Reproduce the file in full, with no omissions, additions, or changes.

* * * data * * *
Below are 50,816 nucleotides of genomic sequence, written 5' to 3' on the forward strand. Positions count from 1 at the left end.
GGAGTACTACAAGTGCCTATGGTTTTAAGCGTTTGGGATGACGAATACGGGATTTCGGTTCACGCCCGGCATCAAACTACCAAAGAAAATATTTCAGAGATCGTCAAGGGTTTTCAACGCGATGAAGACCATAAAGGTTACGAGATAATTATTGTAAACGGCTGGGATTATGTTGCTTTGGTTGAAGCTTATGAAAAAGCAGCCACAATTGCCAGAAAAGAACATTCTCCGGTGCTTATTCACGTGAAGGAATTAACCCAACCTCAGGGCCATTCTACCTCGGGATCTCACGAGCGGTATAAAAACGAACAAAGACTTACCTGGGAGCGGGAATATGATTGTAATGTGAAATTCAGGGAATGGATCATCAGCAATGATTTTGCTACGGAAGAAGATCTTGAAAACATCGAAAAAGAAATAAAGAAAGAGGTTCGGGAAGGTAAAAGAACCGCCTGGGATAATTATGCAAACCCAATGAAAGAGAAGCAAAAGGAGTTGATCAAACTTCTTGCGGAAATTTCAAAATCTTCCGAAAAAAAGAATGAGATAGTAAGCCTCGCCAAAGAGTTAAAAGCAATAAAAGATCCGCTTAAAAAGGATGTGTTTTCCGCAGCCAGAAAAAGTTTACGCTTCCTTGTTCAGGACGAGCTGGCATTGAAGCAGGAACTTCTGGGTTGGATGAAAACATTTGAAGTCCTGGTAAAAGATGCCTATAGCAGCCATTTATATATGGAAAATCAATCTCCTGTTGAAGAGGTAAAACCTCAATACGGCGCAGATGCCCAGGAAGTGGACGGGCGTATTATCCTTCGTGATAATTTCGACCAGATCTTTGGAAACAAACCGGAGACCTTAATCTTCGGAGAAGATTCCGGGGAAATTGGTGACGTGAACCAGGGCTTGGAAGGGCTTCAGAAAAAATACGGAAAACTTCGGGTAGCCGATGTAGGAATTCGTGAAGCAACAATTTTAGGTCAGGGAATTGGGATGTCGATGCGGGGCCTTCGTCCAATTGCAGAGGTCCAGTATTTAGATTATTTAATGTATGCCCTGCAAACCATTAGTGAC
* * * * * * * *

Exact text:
Below are 50,816 nucleotides of genomic sequence, written 5' to 3' on the forward strand. Positions count from 1 at the left end.
GGAGTACTACAAGTGCCTATGGTTTTAAGCGTTTGGGATGACGAATACGGGATTTCGGTTCACGCCCGGCATCAAACTACCAAAGAAAATATTTCAGAGATCGTCAAGGGTTTTCAACGCGATGAAGACCATAAAGGTTACGAGATAATTATTGTAAACGGCTGGGATTATGTTGCTTTGGTTGAAGCTTATGAAAAAGCAGCCACAATTGCCAGAAAAGAACATTCTCCGGTGCTTATTCACGTGAAGGAATTAACCCAACCTCAGGGCCATTCTACCTCGGGATCTCACGAGCGGTATAAAAACGAACAAAGACTTACCTGGGAGCGGGAATATGATTGTAATGTGAAATTCAGGGAATGGATCATCAGCAATGATTTTGCTACGGAAGAAGATCTTGAAAACATCGAAAAAGAAATAAAGAAAGAGGTTCGGGAAGGTAAAAGAACCGCCTGGGATAATTATGCAAACCCAATGAAAGAGAAGCAAAAGGAGTTGATCAAACTTCTTGCGGAAATTTCAAAATCTTCCGAAAAAAAGAATGAGATAGTAAGCCTCGCCAAAGAGTTAAAAGCAATAAAAGATCCGCTTAAAAAGGATGTGTTTTCCGCAGCCAGAAAAAGTTTACGCTTCCTTGTTCAGGACGAGCTGGCATTGAAGCAGGAACTTCTGGGTTGGATGAAAACATTTGAAGTCCTGGTAAAAGATGCCTATAGCAGCCATTTATATATGGAAAATCAATCTCCTGTTGAAGAGGTAAAACCTCAATACGGCGCAGATGCCCAGGAAGTGGACGGGCGTATTATCCTTCGTGATAATTTCGACCAGATCTTTGGAAACAAACCGGAGACCTTAATCTTCGGAGAAGATTCCGGGGAAATTGGTGACGTGAACCAGGGCTTGGAAGGGCTTCAGAAAAAATACGGAAAACTTCGGGTAGCCGATGTAGGAATTCGTGAAGCAACAATTTTAGGTCAGGGAATTGGGATGTCGATGCGGGGCCTTCGTCCAATTGCAGAGGTCCAGTATTTAGATTATTTAATGTATGCCCTGCAAACCATTAGTGAC